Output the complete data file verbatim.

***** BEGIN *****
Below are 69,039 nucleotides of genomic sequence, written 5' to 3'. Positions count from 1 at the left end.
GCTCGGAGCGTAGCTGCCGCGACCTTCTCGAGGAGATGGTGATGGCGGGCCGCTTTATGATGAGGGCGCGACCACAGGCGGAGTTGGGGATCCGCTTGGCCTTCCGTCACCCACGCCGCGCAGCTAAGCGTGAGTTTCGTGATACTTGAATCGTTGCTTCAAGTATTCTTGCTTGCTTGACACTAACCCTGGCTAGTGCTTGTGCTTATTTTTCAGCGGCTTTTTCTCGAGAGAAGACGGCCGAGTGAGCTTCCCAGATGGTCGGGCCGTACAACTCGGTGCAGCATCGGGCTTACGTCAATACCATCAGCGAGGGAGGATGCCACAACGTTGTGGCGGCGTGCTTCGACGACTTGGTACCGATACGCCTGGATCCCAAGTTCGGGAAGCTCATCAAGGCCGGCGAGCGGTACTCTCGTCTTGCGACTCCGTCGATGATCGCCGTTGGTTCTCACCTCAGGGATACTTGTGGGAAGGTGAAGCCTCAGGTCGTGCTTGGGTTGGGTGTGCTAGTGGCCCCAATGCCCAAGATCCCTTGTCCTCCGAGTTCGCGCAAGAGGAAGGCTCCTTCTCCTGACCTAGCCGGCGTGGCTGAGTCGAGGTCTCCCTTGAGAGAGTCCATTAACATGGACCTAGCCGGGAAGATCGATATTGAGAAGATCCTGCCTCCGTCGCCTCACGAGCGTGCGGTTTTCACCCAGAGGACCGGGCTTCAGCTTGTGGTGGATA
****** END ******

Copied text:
Below are 69,039 nucleotides of genomic sequence, written 5' to 3'. Positions count from 1 at the left end.
GCTCGGAGCGTAGCTGCCGCGACCTTCTCGAGGAGATGGTGATGGCGGGCCGCTTTATGATGAGGGCGCGACCACAGGCGGAGTTGGGGATCCGCTTGGCCTTCCGTCACCCACGCCGCGCAGCTAAGCGTGAGTTTCGTGATACTTGAATCGTTGCTTCAAGTATTCTTGCTTGCTTGACACTAACCCTGGCTAGTGCTTGTGCTTATTTTTCAGCGGCTTTTTCTCGAGAGAAGACGGCCGAGTGAGCTTCCCAGATGGTCGGGCCGTACAACTCGGTGCAGCATCGGGCTTACGTCAATACCATCAGCGAGGGAGGATGCCACAACGTTGTGGCGGCGTGCTTCGACGACTTGGTACCGATACGCCTGGATCCCAAGTTCGGGAAGCTCATCAAGGCCGGCGAGCGGTACTCTCGTCTTGCGACTCCGTCGATGATCGCCGTTGGTTCTCACCTCAGGGATACTTGTGGGAAGGTGAAGCCTCAGGTCGTGCTTGGGTTGGGTGTGCTAGTGGCCCCAATGCCCAAGATCCCTTGTCCTCCGAGTTCGCGCAAGAGGAAGGCTCCTTCTCCTGACCTAGCCGGCGTGGCTGAGTCGAGGTCTCCCTTGAGAGAGTCCATTAACATGGACCTAGCCGGGAAGATCGATATTGAGAAGATCCTGCCTCCGTCGCCTCACGAGCGTGCGGTTTTCACCCAGAGGACCGGGCTTCAGCTTGTGGTGGATA